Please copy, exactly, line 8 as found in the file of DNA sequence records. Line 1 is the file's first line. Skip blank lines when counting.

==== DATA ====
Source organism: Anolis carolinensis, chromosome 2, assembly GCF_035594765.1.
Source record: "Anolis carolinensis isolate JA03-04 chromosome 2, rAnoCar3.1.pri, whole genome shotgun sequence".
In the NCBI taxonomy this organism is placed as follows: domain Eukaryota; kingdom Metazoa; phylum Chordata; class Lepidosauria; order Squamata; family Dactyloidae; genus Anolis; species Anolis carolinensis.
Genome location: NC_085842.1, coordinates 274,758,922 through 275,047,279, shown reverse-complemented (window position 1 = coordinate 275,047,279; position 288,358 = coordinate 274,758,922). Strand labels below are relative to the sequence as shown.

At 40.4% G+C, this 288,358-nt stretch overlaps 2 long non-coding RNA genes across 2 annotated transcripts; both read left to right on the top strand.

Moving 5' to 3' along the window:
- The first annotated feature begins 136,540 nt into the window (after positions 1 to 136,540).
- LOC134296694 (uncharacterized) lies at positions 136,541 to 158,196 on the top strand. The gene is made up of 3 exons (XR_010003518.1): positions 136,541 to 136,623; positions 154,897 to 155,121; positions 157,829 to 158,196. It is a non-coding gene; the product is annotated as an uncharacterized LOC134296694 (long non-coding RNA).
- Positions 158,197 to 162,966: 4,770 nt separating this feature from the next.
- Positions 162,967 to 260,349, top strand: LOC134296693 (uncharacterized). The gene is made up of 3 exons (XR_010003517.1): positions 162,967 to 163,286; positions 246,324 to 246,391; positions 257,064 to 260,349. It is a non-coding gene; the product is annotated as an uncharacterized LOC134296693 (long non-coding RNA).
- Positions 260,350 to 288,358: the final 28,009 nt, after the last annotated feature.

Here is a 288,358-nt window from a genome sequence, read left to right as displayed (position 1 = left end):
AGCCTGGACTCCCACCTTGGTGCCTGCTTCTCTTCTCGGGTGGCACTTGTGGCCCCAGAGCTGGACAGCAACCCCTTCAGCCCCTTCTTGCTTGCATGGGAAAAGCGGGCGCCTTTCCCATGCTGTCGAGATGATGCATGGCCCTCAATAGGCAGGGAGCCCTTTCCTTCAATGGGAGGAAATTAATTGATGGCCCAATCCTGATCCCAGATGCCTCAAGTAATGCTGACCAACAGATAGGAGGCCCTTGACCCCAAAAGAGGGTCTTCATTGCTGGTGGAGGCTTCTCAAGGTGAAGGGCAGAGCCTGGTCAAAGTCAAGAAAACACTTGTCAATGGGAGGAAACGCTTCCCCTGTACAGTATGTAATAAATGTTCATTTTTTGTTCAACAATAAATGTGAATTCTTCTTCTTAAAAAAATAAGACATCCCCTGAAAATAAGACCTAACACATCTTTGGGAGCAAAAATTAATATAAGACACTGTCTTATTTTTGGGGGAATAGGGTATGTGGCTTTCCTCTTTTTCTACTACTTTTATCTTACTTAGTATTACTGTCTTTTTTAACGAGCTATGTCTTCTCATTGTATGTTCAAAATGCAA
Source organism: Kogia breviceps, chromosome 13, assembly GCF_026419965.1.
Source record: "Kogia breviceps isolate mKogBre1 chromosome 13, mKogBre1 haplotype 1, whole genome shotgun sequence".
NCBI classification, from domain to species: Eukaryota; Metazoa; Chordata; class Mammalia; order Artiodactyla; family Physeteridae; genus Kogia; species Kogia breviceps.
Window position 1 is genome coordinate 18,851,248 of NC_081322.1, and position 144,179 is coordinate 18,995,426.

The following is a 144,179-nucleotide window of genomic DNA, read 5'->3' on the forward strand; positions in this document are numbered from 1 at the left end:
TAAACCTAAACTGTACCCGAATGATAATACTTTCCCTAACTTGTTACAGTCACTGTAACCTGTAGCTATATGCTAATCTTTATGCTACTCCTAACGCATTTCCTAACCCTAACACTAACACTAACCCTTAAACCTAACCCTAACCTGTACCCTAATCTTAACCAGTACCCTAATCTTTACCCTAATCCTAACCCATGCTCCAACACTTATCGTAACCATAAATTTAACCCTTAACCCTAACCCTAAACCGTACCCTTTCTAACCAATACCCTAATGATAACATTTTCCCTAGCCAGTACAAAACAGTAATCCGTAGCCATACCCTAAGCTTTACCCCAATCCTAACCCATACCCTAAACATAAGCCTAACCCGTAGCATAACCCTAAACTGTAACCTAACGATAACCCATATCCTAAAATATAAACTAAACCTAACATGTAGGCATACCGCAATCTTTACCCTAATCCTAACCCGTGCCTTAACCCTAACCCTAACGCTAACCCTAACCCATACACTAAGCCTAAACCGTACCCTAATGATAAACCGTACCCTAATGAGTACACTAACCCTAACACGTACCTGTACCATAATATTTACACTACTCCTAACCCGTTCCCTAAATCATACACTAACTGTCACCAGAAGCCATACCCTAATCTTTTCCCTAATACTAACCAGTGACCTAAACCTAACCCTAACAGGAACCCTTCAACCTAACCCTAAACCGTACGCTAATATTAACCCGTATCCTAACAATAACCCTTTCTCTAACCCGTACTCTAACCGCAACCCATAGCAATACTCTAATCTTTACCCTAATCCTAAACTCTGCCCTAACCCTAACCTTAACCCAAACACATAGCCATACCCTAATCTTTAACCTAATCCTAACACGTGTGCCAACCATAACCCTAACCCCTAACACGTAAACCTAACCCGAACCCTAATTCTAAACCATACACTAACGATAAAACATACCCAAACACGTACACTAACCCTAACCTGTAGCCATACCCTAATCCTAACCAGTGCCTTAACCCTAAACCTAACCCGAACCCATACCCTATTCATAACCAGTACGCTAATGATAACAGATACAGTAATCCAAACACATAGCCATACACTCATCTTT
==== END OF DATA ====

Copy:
- LOC134296694 (uncharacterized) lies at positions 136,541 to 158,196 on the top strand. The gene is made up of 3 exons (XR_010003518.1): positions 136,541 to 136,623; positions 154,897 to 155,121; positions 157,829 to 158,196. It is a non-coding gene; the product is annotated as an uncharacterized LOC134296694 (long non-coding RNA).